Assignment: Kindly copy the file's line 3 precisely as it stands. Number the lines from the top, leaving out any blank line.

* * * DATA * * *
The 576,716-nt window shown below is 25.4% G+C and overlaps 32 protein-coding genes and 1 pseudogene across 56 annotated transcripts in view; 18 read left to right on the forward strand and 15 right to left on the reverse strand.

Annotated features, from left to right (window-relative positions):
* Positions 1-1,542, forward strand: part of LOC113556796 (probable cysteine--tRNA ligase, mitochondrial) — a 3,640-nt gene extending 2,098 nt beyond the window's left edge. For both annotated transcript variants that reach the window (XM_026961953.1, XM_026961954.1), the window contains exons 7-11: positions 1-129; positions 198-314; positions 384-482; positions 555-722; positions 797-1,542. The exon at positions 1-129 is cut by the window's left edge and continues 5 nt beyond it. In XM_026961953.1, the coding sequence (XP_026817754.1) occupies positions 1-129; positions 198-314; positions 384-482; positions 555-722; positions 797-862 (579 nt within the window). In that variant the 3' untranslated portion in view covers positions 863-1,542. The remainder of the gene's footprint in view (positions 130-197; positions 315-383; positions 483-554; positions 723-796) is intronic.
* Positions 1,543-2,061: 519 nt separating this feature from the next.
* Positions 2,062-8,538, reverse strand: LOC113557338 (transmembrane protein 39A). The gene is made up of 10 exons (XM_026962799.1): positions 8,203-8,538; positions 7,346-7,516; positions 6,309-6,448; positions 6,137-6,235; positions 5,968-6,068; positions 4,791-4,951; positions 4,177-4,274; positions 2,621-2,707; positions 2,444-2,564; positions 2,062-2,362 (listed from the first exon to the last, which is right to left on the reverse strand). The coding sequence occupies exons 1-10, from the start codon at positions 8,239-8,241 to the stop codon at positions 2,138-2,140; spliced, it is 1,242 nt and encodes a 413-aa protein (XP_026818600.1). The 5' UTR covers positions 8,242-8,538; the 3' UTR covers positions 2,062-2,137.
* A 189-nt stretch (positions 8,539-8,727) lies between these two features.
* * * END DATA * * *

* Positions 1-1,542, forward strand: part of LOC113556796 (probable cysteine--tRNA ligase, mitochondrial) — a 3,640-nt gene extending 2,098 nt beyond the window's left edge. For both annotated transcript variants that reach the window (XM_026961953.1, XM_026961954.1), the window contains exons 7-11: positions 1-129; positions 198-314; positions 384-482; positions 555-722; positions 797-1,542. The exon at positions 1-129 is cut by the window's left edge and continues 5 nt beyond it. In XM_026961953.1, the coding sequence (XP_026817754.1) occupies positions 1-129; positions 198-314; positions 384-482; positions 555-722; positions 797-862 (579 nt within the window). In that variant the 3' untranslated portion in view covers positions 863-1,542. The remainder of the gene's footprint in view (positions 130-197; positions 315-383; positions 483-554; positions 723-796) is intronic.